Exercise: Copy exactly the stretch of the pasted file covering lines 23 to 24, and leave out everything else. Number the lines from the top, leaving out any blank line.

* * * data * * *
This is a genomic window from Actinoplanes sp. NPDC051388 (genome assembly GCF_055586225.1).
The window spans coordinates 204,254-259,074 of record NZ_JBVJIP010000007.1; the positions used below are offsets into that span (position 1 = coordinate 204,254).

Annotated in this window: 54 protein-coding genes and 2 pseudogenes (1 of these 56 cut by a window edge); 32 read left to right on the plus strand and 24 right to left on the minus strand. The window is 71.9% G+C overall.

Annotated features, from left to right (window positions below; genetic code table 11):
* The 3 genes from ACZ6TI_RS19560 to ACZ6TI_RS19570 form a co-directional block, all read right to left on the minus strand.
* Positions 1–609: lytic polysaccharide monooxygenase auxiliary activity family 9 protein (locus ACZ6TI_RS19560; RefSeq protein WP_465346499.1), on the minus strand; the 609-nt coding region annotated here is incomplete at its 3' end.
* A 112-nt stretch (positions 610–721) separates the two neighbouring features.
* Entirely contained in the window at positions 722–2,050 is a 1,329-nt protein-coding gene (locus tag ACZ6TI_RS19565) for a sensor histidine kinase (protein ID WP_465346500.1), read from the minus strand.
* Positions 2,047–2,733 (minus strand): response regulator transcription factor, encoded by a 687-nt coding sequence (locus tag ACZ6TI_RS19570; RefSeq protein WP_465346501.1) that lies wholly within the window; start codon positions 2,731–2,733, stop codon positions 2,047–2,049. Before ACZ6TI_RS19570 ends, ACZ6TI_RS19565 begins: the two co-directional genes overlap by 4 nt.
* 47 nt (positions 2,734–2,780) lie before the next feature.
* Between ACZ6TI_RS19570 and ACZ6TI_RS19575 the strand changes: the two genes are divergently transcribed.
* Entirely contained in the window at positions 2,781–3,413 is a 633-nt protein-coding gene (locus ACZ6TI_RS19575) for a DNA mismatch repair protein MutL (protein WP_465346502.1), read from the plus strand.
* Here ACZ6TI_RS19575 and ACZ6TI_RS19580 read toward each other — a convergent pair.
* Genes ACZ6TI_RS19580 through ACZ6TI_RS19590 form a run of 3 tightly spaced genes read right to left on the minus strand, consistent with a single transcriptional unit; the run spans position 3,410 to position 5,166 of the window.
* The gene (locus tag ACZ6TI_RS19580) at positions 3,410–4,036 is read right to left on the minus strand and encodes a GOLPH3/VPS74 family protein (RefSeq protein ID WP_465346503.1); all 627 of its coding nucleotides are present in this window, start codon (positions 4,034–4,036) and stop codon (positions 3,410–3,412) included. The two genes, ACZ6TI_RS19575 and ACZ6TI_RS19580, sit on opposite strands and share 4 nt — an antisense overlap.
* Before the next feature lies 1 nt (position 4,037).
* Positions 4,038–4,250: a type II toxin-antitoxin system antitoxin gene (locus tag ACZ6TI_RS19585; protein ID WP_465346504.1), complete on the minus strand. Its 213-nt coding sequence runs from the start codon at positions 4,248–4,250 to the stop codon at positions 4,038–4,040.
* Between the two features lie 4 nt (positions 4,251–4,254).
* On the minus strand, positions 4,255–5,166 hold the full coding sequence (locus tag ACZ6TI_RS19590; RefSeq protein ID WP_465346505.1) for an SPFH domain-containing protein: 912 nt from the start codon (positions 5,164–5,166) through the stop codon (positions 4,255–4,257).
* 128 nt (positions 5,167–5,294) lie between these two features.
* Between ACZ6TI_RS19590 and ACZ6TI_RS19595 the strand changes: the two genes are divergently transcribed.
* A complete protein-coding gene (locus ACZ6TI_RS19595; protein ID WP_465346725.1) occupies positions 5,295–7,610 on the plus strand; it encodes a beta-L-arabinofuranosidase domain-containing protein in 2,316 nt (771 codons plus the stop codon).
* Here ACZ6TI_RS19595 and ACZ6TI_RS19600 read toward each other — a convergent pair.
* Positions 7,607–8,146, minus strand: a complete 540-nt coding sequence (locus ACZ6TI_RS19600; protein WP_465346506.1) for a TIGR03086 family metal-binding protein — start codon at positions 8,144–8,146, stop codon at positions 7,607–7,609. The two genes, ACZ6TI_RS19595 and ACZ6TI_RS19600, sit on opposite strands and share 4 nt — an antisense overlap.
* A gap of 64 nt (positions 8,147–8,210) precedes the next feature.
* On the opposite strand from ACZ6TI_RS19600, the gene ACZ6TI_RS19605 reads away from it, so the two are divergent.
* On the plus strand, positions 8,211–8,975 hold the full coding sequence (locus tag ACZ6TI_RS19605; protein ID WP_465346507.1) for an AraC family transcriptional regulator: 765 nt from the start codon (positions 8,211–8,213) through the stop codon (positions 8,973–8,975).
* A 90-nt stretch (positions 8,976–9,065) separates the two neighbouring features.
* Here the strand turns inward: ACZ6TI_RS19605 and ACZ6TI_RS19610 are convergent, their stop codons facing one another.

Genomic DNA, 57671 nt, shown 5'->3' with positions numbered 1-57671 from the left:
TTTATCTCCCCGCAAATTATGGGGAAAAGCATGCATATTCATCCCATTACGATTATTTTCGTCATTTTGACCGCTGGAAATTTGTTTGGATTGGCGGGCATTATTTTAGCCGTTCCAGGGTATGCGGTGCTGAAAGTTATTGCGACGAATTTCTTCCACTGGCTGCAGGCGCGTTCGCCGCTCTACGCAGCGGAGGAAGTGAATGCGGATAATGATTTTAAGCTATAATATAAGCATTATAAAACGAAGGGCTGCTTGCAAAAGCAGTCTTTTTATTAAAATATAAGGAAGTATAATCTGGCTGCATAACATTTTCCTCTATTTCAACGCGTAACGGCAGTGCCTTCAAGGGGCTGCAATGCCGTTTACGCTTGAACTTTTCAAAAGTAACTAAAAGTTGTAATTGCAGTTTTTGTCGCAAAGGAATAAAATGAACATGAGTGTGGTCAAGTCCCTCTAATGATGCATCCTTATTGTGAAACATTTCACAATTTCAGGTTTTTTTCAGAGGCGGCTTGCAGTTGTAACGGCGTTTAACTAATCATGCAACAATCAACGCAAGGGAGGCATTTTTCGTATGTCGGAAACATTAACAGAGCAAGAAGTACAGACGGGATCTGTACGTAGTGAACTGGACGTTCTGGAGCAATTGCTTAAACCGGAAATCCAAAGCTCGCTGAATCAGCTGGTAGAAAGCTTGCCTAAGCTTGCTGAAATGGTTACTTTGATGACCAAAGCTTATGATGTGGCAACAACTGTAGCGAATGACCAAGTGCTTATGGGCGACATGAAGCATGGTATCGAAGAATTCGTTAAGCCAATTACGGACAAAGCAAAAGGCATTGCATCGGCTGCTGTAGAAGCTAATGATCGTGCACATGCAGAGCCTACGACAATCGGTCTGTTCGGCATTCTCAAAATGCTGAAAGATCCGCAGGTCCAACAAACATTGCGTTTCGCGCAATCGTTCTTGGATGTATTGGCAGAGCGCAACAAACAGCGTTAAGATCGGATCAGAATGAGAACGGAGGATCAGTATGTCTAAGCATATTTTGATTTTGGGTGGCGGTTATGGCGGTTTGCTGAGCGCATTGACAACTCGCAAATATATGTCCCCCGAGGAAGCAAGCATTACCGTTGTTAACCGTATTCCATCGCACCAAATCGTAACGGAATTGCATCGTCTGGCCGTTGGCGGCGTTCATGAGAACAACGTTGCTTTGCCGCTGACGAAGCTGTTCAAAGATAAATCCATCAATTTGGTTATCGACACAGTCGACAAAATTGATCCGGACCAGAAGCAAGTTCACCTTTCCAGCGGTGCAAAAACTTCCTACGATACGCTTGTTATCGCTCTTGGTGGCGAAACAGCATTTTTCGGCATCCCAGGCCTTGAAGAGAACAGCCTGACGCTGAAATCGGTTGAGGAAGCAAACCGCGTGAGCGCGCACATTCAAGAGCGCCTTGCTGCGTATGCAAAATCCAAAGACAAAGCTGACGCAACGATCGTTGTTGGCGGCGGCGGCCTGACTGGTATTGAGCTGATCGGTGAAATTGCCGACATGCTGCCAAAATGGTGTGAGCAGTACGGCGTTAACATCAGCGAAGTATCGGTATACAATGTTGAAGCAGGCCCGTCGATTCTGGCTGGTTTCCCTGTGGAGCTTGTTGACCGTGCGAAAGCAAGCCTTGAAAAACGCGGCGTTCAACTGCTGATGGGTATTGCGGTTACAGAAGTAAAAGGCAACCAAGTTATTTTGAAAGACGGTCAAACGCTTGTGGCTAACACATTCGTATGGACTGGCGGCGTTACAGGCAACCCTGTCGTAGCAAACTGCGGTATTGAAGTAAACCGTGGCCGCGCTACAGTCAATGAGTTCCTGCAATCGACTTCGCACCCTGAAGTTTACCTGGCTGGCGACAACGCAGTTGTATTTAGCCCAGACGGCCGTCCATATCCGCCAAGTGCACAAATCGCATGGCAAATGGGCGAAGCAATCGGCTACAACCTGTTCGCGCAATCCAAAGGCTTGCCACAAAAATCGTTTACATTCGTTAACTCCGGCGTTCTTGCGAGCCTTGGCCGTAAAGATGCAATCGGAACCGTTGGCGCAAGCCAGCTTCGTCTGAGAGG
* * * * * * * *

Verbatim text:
* Here ACZ6TI_RS19595 and ACZ6TI_RS19600 read toward each other — a convergent pair.
* Positions 7,607–8,146, minus strand: a complete 540-nt coding sequence (locus ACZ6TI_RS19600; protein WP_465346506.1) for a TIGR03086 family metal-binding protein — start codon at positions 8,144–8,146, stop codon at positions 7,607–7,609. The two genes, ACZ6TI_RS19595 and ACZ6TI_RS19600, sit on opposite strands and share 4 nt — an antisense overlap.